Let’s say while narrating, we also had a great time with drinks and food at the bar, but in the end if the waiter spills a drink on you which makes you to leave, you will etch the bar visit in your memory as horrible. Irrespective of the great time and grub you had.

When you are happy and you know clap your hands…

What we experience each moment is a matter of the present and makes us happy in a way which cannot be described when we answer about how happy we are on an inclusive scale. When you offer food to a starving youth in Syria and ask him how happy he is, the individual would rate his happiness much higher at that point as compared to if you ask a girl in London waiting outside Harrods wanting to own a Louis Vuitton bag and is unable to get it. Both individuals would rank their happiness quotient based on the current moment and their peak experience and not the happiness they experience at every single moment of their lives. This would otherwise tilt scale in favor of the urban girl.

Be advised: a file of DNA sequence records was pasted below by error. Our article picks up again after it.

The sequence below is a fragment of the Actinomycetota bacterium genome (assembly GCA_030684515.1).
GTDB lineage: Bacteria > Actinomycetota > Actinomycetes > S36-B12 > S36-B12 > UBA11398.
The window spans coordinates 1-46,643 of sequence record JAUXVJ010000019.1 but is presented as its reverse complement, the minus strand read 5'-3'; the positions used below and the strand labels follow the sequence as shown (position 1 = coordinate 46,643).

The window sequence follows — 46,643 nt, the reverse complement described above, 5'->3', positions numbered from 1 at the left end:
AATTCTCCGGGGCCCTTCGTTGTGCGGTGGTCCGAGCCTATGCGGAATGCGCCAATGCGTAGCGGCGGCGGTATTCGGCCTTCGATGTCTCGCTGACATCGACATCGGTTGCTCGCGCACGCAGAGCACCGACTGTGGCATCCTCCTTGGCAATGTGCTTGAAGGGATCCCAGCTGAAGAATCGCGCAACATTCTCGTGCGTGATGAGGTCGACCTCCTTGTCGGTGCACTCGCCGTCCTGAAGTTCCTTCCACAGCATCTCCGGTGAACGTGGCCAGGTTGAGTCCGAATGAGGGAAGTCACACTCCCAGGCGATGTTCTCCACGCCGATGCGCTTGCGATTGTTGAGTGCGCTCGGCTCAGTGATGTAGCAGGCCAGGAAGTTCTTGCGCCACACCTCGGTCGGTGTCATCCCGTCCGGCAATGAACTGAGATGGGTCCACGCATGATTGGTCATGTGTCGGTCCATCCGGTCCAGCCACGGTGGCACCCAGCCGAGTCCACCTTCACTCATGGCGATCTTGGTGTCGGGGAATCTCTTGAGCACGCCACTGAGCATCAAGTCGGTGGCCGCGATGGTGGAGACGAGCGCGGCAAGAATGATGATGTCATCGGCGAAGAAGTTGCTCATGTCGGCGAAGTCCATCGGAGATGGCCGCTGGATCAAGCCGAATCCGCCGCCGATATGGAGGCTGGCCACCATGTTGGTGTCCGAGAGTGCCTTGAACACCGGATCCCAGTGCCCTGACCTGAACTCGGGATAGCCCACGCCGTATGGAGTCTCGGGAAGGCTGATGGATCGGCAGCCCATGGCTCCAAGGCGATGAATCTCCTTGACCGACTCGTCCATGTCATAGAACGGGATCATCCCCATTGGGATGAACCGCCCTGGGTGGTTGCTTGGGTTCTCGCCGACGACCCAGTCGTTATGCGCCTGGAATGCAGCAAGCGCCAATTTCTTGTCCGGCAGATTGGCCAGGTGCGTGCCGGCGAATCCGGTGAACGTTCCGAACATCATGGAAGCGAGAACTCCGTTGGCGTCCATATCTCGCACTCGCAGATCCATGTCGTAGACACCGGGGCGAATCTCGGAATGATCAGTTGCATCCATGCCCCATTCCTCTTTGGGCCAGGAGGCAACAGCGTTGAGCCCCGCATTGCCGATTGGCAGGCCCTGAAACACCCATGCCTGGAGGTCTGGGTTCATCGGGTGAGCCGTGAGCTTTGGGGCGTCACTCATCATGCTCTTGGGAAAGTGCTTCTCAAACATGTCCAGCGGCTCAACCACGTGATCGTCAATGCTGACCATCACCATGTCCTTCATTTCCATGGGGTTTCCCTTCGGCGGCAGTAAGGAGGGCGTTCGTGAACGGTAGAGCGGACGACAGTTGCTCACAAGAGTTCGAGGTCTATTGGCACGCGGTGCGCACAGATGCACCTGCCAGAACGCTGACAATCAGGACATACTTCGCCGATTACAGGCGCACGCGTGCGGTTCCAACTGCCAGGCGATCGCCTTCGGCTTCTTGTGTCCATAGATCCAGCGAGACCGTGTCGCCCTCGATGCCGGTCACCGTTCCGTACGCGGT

The remembering self dominates the experiencing self in myriad ways and makes our experiences a slave to our memory. Assume I love you so much for reading my blogs (which I do) and offer you a vacation plan. There are 2 destinations which you need to choose from. Which one would you go for?

Destination 1 – A tour to historic castles, libraries, gardens and monuments, no alcohol and vegan diet.

Destination 2 – Beaches, yacht parties, unlimited supply of alcohol, food of your choice.